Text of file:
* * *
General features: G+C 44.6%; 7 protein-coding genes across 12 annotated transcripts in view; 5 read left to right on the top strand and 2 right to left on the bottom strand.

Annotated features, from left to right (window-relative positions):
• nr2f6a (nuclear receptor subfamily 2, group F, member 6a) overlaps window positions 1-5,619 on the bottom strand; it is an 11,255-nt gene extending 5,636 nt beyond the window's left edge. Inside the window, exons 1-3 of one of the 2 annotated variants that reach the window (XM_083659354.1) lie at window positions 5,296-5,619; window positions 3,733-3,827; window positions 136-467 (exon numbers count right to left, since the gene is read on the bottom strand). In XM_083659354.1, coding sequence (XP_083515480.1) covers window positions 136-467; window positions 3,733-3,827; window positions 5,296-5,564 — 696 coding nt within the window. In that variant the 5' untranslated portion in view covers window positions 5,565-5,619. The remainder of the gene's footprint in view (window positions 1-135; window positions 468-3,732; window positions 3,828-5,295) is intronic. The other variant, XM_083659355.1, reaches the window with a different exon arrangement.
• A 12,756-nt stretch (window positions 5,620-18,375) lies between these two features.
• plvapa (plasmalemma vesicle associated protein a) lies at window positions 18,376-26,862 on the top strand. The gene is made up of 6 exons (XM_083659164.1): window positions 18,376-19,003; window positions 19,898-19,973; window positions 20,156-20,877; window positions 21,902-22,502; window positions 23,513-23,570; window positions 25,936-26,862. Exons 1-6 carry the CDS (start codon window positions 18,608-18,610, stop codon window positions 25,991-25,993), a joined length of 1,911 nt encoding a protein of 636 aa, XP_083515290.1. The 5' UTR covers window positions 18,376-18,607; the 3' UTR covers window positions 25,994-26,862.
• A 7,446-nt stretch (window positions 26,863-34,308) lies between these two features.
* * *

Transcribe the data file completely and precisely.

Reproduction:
General features: G+C 44.6%; 7 protein-coding genes across 12 annotated transcripts in view; 5 read left to right on the top strand and 2 right to left on the bottom strand.

Annotated features, from left to right (window-relative positions):
• nr2f6a (nuclear receptor subfamily 2, group F, member 6a) overlaps window positions 1-5,619 on the bottom strand; it is an 11,255-nt gene extending 5,636 nt beyond the window's left edge. Inside the window, exons 1-3 of one of the 2 annotated variants that reach the window (XM_083659354.1) lie at window positions 5,296-5,619; window positions 3,733-3,827; window positions 136-467 (exon numbers count right to left, since the gene is read on the bottom strand). In XM_083659354.1, coding sequence (XP_083515480.1) covers window positions 136-467; window positions 3,733-3,827; window positions 5,296-5,564 — 696 coding nt within the window. In that variant the 5' untranslated portion in view covers window positions 5,565-5,619. The remainder of the gene's footprint in view (window positions 1-135; window positions 468-3,732; window positions 3,828-5,295) is intronic. The other variant, XM_083659355.1, reaches the window with a different exon arrangement.
• A 12,756-nt stretch (window positions 5,620-18,375) lies between these two features.
• plvapa (plasmalemma vesicle associated protein a) lies at window positions 18,376-26,862 on the top strand. The gene is made up of 6 exons (XM_083659164.1): window positions 18,376-19,003; window positions 19,898-19,973; window positions 20,156-20,877; window positions 21,902-22,502; window positions 23,513-23,570; window positions 25,936-26,862. Exons 1-6 carry the CDS (start codon window positions 18,608-18,610, stop codon window positions 25,991-25,993), a joined length of 1,911 nt encoding a protein of 636 aa, XP_083515290.1. The 5' UTR covers window positions 18,376-18,607; the 3' UTR covers window positions 25,994-26,862.
• A 7,446-nt stretch (window positions 26,863-34,308) lies between these two features.